01whole.pdf (1.52 MB)
Civil society, advocacy and participation in policy-making: a case study of child-welfare NGOs in Bulgaria and Serbia
thesisposted on 2022-03-28, 02:39 authored by Denitsa Filipova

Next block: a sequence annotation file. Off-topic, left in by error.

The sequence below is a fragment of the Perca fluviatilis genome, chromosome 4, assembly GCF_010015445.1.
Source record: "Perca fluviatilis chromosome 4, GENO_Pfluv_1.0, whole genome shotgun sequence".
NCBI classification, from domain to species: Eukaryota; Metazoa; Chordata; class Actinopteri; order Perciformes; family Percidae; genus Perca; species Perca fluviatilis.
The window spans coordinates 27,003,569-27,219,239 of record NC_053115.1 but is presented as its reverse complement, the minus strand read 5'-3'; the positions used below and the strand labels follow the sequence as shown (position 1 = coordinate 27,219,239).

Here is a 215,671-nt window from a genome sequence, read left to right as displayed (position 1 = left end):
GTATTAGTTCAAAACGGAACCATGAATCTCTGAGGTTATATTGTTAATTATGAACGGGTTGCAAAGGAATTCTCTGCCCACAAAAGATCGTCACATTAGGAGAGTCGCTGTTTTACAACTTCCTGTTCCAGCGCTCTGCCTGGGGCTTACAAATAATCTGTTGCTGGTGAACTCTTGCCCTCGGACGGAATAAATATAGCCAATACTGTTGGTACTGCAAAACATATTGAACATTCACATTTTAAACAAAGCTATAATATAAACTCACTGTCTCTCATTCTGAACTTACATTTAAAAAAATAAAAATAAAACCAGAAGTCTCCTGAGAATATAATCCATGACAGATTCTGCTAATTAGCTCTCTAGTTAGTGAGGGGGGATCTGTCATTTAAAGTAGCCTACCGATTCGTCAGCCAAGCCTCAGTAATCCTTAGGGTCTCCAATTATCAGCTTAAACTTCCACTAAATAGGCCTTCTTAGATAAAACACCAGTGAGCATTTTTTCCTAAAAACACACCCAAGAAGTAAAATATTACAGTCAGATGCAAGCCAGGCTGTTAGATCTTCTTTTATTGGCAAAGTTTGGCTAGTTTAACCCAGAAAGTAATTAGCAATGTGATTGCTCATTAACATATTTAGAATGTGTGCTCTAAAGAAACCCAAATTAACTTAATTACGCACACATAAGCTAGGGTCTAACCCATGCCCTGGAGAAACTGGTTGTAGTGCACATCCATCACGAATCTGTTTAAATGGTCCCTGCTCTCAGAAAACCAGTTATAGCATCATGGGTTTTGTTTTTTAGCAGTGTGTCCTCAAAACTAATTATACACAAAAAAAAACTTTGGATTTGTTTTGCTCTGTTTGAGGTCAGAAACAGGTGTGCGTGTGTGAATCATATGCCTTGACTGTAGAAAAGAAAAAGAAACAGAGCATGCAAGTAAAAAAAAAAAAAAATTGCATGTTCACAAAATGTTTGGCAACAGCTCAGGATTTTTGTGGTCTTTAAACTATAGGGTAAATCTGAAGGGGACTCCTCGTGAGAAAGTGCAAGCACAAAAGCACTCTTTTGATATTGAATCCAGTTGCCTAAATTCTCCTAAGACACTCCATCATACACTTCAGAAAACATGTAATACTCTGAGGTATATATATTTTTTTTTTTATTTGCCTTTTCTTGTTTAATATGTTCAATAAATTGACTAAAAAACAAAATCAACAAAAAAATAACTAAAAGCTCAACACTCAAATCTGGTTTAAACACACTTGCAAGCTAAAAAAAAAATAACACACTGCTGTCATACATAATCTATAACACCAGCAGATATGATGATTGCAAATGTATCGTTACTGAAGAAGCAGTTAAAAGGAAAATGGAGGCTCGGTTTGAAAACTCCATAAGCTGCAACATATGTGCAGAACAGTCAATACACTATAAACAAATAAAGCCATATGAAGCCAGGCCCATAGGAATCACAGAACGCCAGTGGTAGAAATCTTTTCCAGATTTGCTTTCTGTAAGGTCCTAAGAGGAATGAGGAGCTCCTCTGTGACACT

The democratic transitions in Central Eastern European countries in the early 1990s revitalized scholarly interest in civil society and in the role of its organizations in the democratization process. Twenty-five years on, however, the ability of such organizations to perform one of their main functions, namely, to act as transmission belts between state and society, creating additional channels for interest articulation, remains largely under-examined. This thesis explores the participation of child-welfare non-governmental organizations in the policy-making process in Bulgaria and Serbia. It analyzes the role of these NGOs in the policy process, focusing on the mechanisms for interaction between the state and such civil society organizations, the channels for their inclusion in policy deliberations, and their actual involvement in consultations on draft legislation and policies. The thesis begins by examining the legal and institutional frameworks regulating the activities and policy involvement of NGOs in Bulgaria and Serbia. It discusses the relevance of European Union requirements and recommendations for the development of consultation practices in these two new democracies, and analyzes existing legislation regarding public participation in policy processes and the strategies being used to make it more open and inclusive. The main forums for consultation with child-welfare NGOs in policy-making in Bulgaria and Serbia are found to be the working groups convened by different institutions as part of the legislative process. The second part of the dissertation analyzes the role of the NGOs and the interaction between them and their governments in these working groups, based on interviews with NGO representatives and state officials. This analysis indicates that consultation processes in both countries are controlled by government and that existing legislation and practices provide child-welfare NGOs with a restricted role in decision-making. Further research is suggested to establish whether these restrictions exist in other sectors and other CEE countries, but if they do, the implications are that understandings of working groups as a form of high level participation need to change.